Kathryn Bolkovac was a police officer in Lincoln, Neb., in 1999 when she accepted a contract with the United Nations to work half a world away in Bosnia. What she found there shocked her, and the filmmakers who've based the urgent, earnest thriller The Whistleblower on her story are guessing it will shock audiences, too.
Being a U.N. peacekeeper in a nation where ethnic strife goes back generations could never have struck Bolkovac as an easy job, but it probably hadn't occurred to her that the guys working with her wouldn't necessarily be allies. Almost as soon as she arrives in Sarajevo, the locals -- translators, drivers, cops -- are conning her at every turn, and she starts to suspect her superiors aren't always playing straight with her, either.
Bolkovac, played with quiet ferocity by Rachel Weisz, sees a case on her first day that only she seems interested in: a middle-aged Muslim woman who's been beaten and stabbed by her husband. It's not the first time the woman's come in battered, bruised and bleeding, but each time no charges are filed, and she's sent back to her husband.
Realizing that ethnic divisions within the police force won't keep it from happening again, Bolkovac steps in to assist a local officer with a full investigation, and together they take the case to court. Two months later, they win -- the first successful prosecution for domestic violence, a senior U.N. official (Vanessa Redgrave) informs her, since the end of the war in Bosnia.
When Bolkovac says it was all basic police work and that she was just doing her job, Redgrave intones evenly, "You can't imagine how that makes you stand out around here."
As a reward -- if that's the word -- she's offered a job no one else wants: head of the Gender Affairs Office, a position from which she begins to understand the larger societal and institutional issues at play. Now all of her cases involve girls and women, many of them kidnapped and forced into prostitution at clubs and brothels that turn out to be frequented by the very men Bolkovac works with each day. Unsurprisingly in a society where the rule of law is tenuous, even when she uncovers a trail of bribes, sex trafficking and murder that leads straight back to her U.N. colleagues, the victims are afraid to testify. The U.N., they've learned from experience, is just there to observe. When she finally persuades two girls to come forward, the consequences prove predictably dire.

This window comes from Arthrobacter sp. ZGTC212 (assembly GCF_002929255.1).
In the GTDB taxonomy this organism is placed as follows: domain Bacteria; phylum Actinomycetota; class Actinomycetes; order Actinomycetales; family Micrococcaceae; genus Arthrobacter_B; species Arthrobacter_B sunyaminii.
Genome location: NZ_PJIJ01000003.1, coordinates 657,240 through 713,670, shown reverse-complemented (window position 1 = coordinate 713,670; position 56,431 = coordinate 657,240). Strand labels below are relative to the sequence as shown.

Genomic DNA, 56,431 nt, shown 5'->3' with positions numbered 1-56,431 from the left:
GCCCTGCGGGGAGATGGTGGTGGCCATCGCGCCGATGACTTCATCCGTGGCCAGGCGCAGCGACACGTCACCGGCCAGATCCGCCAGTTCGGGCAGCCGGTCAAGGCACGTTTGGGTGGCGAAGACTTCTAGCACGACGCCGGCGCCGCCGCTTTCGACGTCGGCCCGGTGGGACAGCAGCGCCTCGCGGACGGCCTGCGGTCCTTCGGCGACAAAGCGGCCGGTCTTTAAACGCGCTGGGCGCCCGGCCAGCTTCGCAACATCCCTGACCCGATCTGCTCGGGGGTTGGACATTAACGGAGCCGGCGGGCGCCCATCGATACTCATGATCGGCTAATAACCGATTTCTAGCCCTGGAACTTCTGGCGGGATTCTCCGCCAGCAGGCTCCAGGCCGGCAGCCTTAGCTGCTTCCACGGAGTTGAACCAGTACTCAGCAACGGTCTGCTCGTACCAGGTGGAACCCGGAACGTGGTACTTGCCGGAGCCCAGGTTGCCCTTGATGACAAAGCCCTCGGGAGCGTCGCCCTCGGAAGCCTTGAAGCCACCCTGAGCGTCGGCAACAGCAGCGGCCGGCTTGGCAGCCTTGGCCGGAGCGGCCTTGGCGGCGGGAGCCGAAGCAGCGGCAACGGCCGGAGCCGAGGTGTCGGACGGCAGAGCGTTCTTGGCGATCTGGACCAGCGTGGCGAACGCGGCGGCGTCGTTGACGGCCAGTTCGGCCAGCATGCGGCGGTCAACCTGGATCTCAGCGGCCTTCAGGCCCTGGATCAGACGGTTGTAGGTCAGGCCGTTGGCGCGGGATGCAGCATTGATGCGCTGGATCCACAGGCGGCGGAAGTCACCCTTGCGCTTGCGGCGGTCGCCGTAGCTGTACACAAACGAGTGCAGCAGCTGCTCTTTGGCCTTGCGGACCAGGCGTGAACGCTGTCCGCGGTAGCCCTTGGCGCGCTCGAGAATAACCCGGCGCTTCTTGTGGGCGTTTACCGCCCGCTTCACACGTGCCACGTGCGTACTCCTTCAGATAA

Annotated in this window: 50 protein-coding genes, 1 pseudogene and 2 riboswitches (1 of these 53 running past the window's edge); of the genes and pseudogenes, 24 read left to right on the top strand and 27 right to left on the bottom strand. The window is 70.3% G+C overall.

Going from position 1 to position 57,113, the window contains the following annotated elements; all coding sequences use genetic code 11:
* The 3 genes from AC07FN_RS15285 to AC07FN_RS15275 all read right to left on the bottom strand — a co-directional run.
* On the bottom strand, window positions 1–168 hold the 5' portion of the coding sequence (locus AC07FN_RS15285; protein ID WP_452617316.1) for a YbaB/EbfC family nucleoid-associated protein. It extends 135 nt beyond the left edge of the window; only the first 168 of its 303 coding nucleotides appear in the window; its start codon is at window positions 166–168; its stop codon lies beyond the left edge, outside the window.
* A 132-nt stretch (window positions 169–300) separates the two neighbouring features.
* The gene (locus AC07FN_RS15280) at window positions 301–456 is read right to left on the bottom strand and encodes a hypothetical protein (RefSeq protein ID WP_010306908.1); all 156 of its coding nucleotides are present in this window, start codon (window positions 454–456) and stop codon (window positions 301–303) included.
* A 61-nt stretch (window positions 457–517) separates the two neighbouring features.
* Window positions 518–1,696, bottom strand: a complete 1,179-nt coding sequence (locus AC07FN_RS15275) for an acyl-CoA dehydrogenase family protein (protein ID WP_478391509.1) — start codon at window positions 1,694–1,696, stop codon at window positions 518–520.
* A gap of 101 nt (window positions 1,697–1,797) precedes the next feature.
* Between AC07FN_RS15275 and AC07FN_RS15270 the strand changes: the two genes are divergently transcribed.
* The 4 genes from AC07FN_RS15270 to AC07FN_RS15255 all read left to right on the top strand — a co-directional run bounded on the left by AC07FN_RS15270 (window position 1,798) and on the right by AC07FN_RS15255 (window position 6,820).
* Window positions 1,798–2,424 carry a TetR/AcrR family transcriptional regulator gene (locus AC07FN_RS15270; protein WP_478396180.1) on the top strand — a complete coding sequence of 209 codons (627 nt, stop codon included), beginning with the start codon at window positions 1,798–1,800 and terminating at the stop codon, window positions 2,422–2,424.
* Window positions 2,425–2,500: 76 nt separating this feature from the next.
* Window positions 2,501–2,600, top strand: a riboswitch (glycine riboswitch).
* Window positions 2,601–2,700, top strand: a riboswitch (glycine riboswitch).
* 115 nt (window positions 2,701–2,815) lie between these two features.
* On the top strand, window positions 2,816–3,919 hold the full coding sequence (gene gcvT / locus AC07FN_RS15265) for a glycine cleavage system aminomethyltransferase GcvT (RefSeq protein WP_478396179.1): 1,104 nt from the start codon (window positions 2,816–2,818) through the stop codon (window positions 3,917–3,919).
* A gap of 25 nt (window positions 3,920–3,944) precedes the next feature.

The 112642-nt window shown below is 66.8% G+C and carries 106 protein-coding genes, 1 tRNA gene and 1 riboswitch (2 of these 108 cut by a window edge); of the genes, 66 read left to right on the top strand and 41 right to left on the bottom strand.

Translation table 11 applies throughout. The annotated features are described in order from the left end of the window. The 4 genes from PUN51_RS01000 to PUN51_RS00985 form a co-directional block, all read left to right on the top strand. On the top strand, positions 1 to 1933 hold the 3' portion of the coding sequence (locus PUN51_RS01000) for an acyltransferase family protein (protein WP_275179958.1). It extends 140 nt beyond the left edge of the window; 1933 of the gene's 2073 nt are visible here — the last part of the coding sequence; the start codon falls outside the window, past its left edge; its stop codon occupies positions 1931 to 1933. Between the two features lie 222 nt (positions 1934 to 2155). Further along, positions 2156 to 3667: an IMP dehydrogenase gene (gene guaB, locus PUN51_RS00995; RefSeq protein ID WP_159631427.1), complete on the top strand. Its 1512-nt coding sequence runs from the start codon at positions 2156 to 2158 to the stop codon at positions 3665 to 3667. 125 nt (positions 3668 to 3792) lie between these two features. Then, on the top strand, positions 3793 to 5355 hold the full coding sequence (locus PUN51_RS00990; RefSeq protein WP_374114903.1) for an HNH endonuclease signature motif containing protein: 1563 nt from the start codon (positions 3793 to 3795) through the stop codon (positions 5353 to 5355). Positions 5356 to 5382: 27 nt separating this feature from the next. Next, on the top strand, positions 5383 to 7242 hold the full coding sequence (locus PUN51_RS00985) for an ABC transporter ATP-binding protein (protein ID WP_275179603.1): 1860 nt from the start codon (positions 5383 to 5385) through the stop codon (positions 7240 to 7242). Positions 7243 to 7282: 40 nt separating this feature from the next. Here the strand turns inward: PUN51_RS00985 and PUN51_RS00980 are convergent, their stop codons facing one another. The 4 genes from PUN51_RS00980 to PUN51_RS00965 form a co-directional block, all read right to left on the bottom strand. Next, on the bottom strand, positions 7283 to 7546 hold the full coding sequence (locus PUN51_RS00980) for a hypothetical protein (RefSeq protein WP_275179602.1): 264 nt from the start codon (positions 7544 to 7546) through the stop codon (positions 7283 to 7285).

The Whistleblower, a debut feature by director Larysa Kondracki, working from a script by Eilis Kirwan, blends the earnestness of a torn-from-headlines exposé with the pulse-quickening technique of a police thriller. It's a thriller sobering enough in its graphic portrayal of forced violence against women that it would be tough to watch if not for the controlled fury Weisz brings to her performance as a down-to-earth avenging angel.
Her investigator is a standout in what's shaping up to be an assertively feminist August at the multiplex. Next week, she'll be competing for audiences with the righteously rebellious African-American maids who populate the screen adaptation of Kathryn Stockett's best-seller The Help, a story of '60s racial discrimination so dominated by women you'd almost think men of that period didn't have opinions on the subject. And a week later, the French art-house film Mozart's Sister will argue that 18th century sexism deprived the world of a potentially brilliant composer.
These other films, let's note, were directed by men, and tell their stories of social injustice politely. The women behind The Whistleblower show no such reserve, depicting rape, torture and other male violence with stomach-churning realism, and giving no quarter to the peacekeepers who exploit those who are depending on them for protection. In the process, they've made their villains snarling monsters, and turned their leading lady into a crusader whose chief flaw is a willingness to be separated for a few months from her own daughter in a bid to save countless other daughters. All of which robs The Whistleblower of subtlety and makes it seem a little too much like more conventional, not-truth-based Hollywood entertainments.
Still, credit Kondracki and Kirwan with having endowed their picture with considerable, if blunt, force. Their filmmaking suits the real-life atrocities they're exposing.